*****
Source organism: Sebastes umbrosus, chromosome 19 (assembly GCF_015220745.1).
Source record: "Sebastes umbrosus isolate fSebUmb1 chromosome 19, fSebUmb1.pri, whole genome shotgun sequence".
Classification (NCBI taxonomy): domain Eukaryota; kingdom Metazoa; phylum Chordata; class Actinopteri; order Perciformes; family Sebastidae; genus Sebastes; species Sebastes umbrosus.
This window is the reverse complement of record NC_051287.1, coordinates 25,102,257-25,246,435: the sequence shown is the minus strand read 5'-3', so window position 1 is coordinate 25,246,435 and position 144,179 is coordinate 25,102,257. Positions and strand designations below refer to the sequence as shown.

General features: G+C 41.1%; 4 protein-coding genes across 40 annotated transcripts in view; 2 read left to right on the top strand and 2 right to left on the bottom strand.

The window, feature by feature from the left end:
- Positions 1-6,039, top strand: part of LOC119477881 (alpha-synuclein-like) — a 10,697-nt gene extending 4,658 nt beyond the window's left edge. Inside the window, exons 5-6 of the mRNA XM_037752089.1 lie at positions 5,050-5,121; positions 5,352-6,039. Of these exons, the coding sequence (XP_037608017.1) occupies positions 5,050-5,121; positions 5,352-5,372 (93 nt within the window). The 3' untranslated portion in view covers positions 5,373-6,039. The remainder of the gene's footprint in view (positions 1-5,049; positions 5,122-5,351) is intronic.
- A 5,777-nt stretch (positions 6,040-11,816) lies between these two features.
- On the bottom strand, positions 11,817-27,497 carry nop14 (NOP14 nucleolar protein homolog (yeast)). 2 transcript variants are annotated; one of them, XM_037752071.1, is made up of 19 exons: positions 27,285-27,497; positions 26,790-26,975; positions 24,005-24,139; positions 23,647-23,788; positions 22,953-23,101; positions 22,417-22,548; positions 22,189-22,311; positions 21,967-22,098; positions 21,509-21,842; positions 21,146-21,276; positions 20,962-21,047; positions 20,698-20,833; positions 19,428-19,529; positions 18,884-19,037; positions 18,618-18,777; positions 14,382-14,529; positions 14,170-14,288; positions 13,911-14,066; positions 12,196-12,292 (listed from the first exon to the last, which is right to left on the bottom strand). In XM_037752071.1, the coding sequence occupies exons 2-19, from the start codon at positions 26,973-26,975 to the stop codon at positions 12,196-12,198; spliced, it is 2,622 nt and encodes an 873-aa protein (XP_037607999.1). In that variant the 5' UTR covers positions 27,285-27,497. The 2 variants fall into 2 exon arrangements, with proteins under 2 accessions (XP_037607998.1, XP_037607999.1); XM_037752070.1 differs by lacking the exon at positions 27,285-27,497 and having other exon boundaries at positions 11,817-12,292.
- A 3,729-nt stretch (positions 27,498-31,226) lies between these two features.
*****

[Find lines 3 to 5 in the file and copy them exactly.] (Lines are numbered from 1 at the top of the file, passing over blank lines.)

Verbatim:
Classification (NCBI taxonomy): domain Eukaryota; kingdom Metazoa; phylum Chordata; class Actinopteri; order Perciformes; family Sebastidae; genus Sebastes; species Sebastes umbrosus.
This window is the reverse complement of record NC_051287.1, coordinates 25,102,257-25,246,435: the sequence shown is the minus strand read 5'-3', so window position 1 is coordinate 25,246,435 and position 144,179 is coordinate 25,102,257. Positions and strand designations below refer to the sequence as shown.

General features: G+C 41.1%; 4 protein-coding genes across 40 annotated transcripts in view; 2 read left to right on the top strand and 2 right to left on the bottom strand.